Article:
Big News!

(The FEHBlog wrote this on Wednesday but it for some reason did not get onto the blog until Thursday.) The budget deal that House and Senate leadership reached yesterday will authorize OPM, when enacted into law probably next week, to create a self plus one coverage option for the FEHBP.  See the last line in this House Budget Committee summary. The change is made by Section 706 of the proposed legislation (p. 74).

Historically, OPM held the view that self plus one coverage would cost virtually the same as self and family coverage because of the relatively average small family size that the FEHBP experienced before Congress increased the dependent child eligibility age limit to 26 as part of the ACA.

OPM recently reevaluated this issue and proposed that Congress add a self plus one option to the FEHBP last Spring. The Congressional Budget Office finds that this change will create savings for the government. In a report issued today, CBO explains that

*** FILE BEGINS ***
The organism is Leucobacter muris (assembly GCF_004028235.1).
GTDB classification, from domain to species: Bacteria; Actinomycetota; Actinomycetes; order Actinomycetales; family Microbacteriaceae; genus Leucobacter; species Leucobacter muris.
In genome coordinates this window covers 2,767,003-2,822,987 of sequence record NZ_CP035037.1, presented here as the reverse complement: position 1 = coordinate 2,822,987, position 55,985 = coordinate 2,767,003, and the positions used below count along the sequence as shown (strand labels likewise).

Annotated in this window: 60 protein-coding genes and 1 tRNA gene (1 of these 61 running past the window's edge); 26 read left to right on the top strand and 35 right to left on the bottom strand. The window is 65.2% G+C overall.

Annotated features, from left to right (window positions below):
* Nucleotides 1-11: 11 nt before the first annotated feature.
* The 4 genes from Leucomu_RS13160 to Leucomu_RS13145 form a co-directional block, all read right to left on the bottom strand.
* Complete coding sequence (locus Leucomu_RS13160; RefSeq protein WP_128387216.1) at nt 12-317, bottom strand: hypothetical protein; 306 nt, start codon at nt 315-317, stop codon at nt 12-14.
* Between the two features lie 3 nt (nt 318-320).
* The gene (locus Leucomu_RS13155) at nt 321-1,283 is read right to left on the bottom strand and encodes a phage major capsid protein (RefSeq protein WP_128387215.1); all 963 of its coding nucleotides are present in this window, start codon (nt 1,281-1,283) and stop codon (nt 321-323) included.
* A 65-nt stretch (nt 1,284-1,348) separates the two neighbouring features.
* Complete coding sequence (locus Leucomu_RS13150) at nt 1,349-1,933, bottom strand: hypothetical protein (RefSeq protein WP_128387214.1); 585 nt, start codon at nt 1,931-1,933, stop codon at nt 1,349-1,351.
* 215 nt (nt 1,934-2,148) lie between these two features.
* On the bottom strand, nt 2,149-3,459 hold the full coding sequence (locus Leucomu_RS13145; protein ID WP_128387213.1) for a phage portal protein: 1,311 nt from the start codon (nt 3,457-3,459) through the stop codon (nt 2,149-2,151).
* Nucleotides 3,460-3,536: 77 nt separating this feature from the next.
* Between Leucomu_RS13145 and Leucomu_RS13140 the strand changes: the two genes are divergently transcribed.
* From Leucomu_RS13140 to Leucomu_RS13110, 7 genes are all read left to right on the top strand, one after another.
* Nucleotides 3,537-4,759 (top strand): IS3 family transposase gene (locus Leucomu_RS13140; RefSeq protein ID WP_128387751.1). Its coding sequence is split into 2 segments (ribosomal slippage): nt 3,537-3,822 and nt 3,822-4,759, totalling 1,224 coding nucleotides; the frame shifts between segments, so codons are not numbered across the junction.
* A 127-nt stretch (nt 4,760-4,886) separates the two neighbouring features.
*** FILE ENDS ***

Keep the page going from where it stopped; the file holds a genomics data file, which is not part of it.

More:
Section 706 would add a two-person “self plus one” coverage option for federal
employees and retirees under the Federal Employees Health Benefits (FEHB)
program. CBO estimates that option would be priced below the “self plus family”
option currently available. However, the “self plus family” option would become
more costly than under current law because the average number of people covered
by policies of that type would rise. CBO expects that federal retirees would be more
likely than active federal employees to switch to “self plus one” policies. As a
result, the average cost of FEHB policies for federal retirees would be lower than
under current law, and the average cost of FEHB policies for active federal
employees would be higher than under current law.

The provision would reduce direct spending because the government contribution
for health benefits for federal retirees is classified as direct spending. On the other
hand, implementing the provision would increase spending subject to appropriation,
assuming appropriation of the necessary funds, because the government
contribution for health benefits for active federal employees is classified as
discretionary spending

As it’s quite likely that this bill will become law, the change will go into effect for 2015.

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